Skaldic Poetry of the Scandinavian Middle Ages

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Þloft Tøgdr 6I/7 — døkksali ‘the dark halls’

Þá gaf sínum
snjallr gǫrvallan
Nóreg nefa
njótr veg-Jóta.
Þá gaf sínum
— segik þat — megi
dals døkksali
Danmǫrk svana.

Þá gaf snjallr njótr veg-Jóta nefa sínum gǫrvallan Nóreg. Þá gaf megi sínum Danmǫrk, døkksali dals svana; segik þat.

Then the bold enjoyer of the glory-Jótar [DANISH KING = Knútr] gave his nephew the whole of Norway. Then he gave his son Denmark, the dark halls of the dale of swans [SEA]; I declare it.


[7] døkksali: ‘d[…]cksalar’ , døkksalar Holm2, 68, 325XI 2 g, djúpliga J2ˣ, 61, ‘do᷎ckualar’ Bæb, ‘døggsala’ Holm4, djúpsala 325V, djúps sala 325VII, Tóm, DG8, djúpsvala Flat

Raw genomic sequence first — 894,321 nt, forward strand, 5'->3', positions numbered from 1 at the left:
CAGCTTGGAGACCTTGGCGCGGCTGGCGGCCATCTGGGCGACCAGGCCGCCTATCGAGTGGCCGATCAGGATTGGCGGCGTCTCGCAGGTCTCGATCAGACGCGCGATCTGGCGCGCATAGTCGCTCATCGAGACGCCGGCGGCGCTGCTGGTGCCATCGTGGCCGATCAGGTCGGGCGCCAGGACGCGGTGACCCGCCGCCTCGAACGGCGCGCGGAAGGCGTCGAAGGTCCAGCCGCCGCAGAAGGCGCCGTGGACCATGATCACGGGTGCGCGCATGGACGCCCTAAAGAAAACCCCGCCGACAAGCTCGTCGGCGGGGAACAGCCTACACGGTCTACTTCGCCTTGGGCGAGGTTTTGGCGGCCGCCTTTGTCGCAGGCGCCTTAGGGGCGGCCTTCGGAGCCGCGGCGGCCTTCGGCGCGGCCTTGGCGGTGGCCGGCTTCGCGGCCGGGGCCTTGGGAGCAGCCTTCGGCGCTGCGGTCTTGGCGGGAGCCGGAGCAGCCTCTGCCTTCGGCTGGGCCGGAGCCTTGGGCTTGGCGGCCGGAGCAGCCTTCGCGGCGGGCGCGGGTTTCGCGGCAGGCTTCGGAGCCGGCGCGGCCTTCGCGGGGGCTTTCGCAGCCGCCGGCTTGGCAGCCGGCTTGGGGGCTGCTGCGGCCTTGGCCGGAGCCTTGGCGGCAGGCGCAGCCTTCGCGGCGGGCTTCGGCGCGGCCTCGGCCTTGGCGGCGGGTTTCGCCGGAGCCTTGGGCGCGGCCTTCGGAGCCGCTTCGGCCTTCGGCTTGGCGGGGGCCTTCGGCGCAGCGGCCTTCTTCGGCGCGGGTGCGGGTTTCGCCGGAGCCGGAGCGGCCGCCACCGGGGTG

[7, 8] døkksali dals svana ‘the dark halls of the dale of swans [SEA]’: As can be seen from the Readings, scribes made various attempts to make sense of this difficult phrase. (a) The solution adopted here is based on that of Kock (NN §1792; Skald), who assumes (reasonably) that njótr ‘enjoyer’ (l. 4) is the subject of gaf ‘gave’ in both ll. 1 and 5, and suggests emendation to acc. pl. sali rather than the gen. sg. ‑ar or gen. pl. ‑a implied by the mss. This gives døkksali dals svana ‘dark halls of the dale of swans’, where dalr svana is a satisfactory kenning for ‘sea’, and the phrase is thus in apposition with Danmǫrk, and according to Kock offers a description of the country’s ‘forest-covered islands in the sea’ (skogbevuxna öarna i havet). For a similarly unusual description of the land, see Gsind Hákdr 3/3. A possible variation on this analysis would be to prefer the reading in djúp- rather than døkk-, as djúpr ‘deep’ is used in Akv 14/2 (NK 242), as an adj. for an aristocratic residence. (b) Finnur Jónsson (Skj B; LP: døkksalr) emends this cpd to dagvélir, in which the first element is ‘day, sun’ and the second ‘enticer, destroyer’, hence ‘destroyer of the sun of the dale of swans [SEA > GOLD > GENEROUS MAN = Knútr]’; this nom. case kenning can then act as the subject of the verb gaf. (c) Bjarni Aðalbjarnarson in ÍF 27, striving to avoid emendation, suggests an ingenious solution which, however, he readily admits is a ‘desperate interpretation’ (örþrifaskýring).



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